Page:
More recently, there has been press speculation about the political attractiveness of New Mexico’s Republican Governor, Susana Martinez as a potential presidential candidate.  Ms. Martinez is the “first Hispanic female governor” of New Mexico.  It was reported that Governor Martinez was considered for the Vice Presidential nomination by 2012 Republican candidate Mitt Romney.  This would have been a crass political event of Palin-like proportions, and would have achieved the same result.  Martinez may be an intelligent and capable politician but there is no question that her electoral success in generally liberal and heavily Hispanic New Mexico was aided by her ancestry which in theory is seen by some to be transferable to the national electorate. However,   there is also no question that her resume’ does not reflect sufficient qualifications for the most important political office in the world.  She has been governor of New Mexico only since 2011, prior to that she was a government lawyer.  That’s it.  Still, the ever pretentious editors of Time magazine in 2013, named her one of the “100 Most Influential People in the World”, (along with rapper J-Z).  This is certainly a lofty credential, or would be if anybody took it seriously.  New Mexico has just five electoral votes out of the national total of 538 and a population of just over two million, a little less than Houston, Texas.  Thus, in spite of Time magazine’s over reach, her selection reflects the unfortunate devolution of the U.S. electorate into competing groups engaging in “identity politics”, that is, supporting candidates who share their ethnicity, gender, or even gender identification , and without close scrutiny of their qualifications .

The supporters of “firsts” feed off this tendency ignoring the down side, one of which is the unfair perception that choice of qualified candidates and appointees was mostly the result of their “first” characterization and not their achievements.  Of course, the major down side is the possibility that they are not qualified at all.

Based on her current resume’, and compared to the incumbent, Hillary is “qualified “for the office of the presidency.  However, in her role as Secretary of State ,after being sent out of the country for four years by Obama, the state of U.S. relations with the important nations of the world does not reflect a record of significant accomplishment on her part.  Relations with Egypt, Saudi Arabia, Israel and the Palestinians, Russia, China and even European Union countries, are frayed to poor.  Thus there is an important difference between “qualified” and competent.  Obama was neither, and in spite of his status as a “first” and his success at breaking the “color barrier” to the White House, the nation is not any better off after his five years in office in terms of public policy or domestic race relations, or by any other important measure. Indeed, he may have done a disservice to future more capable black candidates.  By being the “first”, he may have become the “last”, for the foreseeable future.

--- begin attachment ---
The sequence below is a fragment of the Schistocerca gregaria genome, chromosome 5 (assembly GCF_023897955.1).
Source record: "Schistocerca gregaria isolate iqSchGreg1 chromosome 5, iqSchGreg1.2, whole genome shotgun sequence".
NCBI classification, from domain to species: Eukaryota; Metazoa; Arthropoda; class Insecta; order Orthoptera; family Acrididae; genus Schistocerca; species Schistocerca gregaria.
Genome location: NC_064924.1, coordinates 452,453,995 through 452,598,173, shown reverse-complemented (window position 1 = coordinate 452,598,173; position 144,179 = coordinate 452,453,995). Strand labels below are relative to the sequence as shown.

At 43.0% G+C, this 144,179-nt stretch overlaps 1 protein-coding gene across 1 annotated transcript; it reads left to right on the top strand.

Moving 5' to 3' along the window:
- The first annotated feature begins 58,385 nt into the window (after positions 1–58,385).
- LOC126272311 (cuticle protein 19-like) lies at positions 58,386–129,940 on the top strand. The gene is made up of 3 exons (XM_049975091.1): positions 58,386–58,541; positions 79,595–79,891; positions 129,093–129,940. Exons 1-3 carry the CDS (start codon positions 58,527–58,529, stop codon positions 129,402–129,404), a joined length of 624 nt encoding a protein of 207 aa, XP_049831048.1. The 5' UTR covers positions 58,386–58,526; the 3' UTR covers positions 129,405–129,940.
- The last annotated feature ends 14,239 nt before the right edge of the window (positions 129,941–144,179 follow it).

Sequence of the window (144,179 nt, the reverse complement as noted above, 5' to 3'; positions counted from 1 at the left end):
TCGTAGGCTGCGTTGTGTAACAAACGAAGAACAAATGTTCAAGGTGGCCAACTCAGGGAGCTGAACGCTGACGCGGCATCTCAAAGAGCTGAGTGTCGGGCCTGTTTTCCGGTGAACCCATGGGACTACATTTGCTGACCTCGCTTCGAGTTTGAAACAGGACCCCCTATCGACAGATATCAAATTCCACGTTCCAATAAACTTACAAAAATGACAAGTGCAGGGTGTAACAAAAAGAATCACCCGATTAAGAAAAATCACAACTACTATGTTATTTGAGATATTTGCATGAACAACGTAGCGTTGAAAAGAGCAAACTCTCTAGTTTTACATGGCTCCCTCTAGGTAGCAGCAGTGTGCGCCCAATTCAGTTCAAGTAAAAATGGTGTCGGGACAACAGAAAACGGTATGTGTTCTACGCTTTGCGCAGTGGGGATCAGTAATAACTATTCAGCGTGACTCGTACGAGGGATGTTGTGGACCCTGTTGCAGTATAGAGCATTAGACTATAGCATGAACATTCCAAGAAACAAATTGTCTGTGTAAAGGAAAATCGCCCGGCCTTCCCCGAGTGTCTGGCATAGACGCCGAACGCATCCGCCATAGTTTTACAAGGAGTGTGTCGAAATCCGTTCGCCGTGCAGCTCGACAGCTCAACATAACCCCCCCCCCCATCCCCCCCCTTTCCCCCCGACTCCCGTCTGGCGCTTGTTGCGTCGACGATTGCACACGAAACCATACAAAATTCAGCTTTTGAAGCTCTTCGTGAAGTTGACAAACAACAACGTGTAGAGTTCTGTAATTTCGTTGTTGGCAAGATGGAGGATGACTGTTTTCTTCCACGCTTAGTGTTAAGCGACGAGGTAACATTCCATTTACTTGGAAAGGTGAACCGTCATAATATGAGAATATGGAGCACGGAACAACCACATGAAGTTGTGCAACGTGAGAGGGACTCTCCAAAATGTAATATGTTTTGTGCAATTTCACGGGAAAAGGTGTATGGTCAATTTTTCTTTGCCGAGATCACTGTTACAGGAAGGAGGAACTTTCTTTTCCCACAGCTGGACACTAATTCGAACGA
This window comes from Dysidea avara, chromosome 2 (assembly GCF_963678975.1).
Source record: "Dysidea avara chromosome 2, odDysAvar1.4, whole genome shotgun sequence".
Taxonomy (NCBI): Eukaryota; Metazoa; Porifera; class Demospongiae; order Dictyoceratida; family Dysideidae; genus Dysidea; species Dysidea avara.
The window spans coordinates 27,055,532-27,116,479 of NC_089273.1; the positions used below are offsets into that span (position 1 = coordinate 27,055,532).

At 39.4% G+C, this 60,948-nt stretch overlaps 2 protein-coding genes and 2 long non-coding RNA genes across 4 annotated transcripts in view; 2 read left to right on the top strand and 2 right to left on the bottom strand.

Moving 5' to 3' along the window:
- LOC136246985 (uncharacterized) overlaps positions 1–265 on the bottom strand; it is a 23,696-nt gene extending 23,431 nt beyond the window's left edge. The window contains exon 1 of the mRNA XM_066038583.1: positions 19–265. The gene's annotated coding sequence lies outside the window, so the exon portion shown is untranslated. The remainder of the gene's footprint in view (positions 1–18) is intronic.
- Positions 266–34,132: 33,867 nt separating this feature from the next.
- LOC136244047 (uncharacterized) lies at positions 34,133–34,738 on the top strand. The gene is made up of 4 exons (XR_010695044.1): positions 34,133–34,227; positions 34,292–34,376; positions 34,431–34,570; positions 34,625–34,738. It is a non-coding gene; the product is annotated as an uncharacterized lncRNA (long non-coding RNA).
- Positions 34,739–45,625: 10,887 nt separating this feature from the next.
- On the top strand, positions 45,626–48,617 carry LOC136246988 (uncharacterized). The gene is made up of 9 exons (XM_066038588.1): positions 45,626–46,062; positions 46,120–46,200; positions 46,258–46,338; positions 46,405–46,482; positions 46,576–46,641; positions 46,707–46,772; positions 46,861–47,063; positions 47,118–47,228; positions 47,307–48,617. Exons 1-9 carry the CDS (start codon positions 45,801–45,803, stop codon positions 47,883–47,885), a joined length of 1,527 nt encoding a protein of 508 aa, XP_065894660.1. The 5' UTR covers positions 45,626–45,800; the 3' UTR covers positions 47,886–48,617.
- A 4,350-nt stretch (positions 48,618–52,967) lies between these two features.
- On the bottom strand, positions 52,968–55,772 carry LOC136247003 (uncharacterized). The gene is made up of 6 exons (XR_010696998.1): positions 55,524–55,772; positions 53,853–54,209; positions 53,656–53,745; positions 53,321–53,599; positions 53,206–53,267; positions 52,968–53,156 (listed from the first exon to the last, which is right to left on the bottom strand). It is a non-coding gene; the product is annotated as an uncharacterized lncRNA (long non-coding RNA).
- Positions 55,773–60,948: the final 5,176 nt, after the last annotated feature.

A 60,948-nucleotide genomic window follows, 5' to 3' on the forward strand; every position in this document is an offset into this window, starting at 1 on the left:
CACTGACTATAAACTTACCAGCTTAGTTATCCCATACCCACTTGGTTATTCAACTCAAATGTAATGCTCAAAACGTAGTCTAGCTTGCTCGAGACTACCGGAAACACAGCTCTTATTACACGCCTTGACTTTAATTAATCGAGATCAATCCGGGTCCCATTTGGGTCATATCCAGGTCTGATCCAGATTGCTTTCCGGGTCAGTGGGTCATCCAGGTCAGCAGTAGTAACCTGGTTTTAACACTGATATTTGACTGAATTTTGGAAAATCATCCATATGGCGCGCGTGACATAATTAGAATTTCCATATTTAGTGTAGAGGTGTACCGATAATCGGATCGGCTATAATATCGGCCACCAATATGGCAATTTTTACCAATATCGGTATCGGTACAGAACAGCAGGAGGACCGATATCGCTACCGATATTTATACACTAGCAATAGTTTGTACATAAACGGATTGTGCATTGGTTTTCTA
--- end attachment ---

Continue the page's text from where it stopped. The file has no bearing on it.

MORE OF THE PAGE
And in spite of Hillary’s new and improved qualifications since 2008, the main justification for her candidacy is still to be the “first” female president.  Such a rationale without close examination of her public policy vision for the nation and her views on the proper role of the U.S. in the world will put the country at risk of another four or even eight years of decline.




Thursday, November 7, 2013


Now that the fight over the extension of the debt limit and the government shut down is over, (until it starts again in early 2014), President Obama has said he wants to move on and focus on “comprehensive immigration reform”.  An immigration reform bill actually was passed in the Democrat controlled Senate (S.-744) in June.  Under ordinary legislative procedures, this bill would be introduced in the House of Representatives and after the inevitable modifications, it would go to a Conference Committee of members of both houses for negotiation into one final bill for votes by both houses.

However  “ordinary legislative procedures” seem to be an endangered species; most votes of any importance in the Senate now require a minimum of 60 supporters instead of 51 to avoid the threat of a filibuster; the “ordinary” annual federal budget process has been suspended by partisan intransigence and has been replaced by a series of “continuing resolutions” that simply extend government spending at existing levels;  joint Senate/House committees like the one that was supposed to avoid the across the board cuts required by the “sequester”,  are stacked with ideologically intransigent members from both houses which make successful compromise impossible.

So what will happen when, or if, the Senate immigration bill gets to the House?  First, the President, the Democrats, Hispanic advocacy groups and their liberal supporters have insisted on a “comprehensive” reform bill.  That means they want one huge bill that addresses all the problems with the current immigration situation and is broad enough to allow the inclusion of the more permissive aspects of their version of reform.

The House Republicans want to deal with the problems with a series of bills that address specific issues.  That will allow them to prioritize the reform effort and put border enforcement at the top of the list.  Democrats are more concerned with the legal assimilation of the 11-14 million illegal aliens currently living in the U.S.

The Senate bill did pass with the support of 14 Republican Senators who were able to negotiate the inclusion of some provisions that are most important to conservatives in the House.  However, the substance of some of these provisions and the general provisions for establishing a legal status for the millions of resident illegals will still stimulate significant opposition in the House.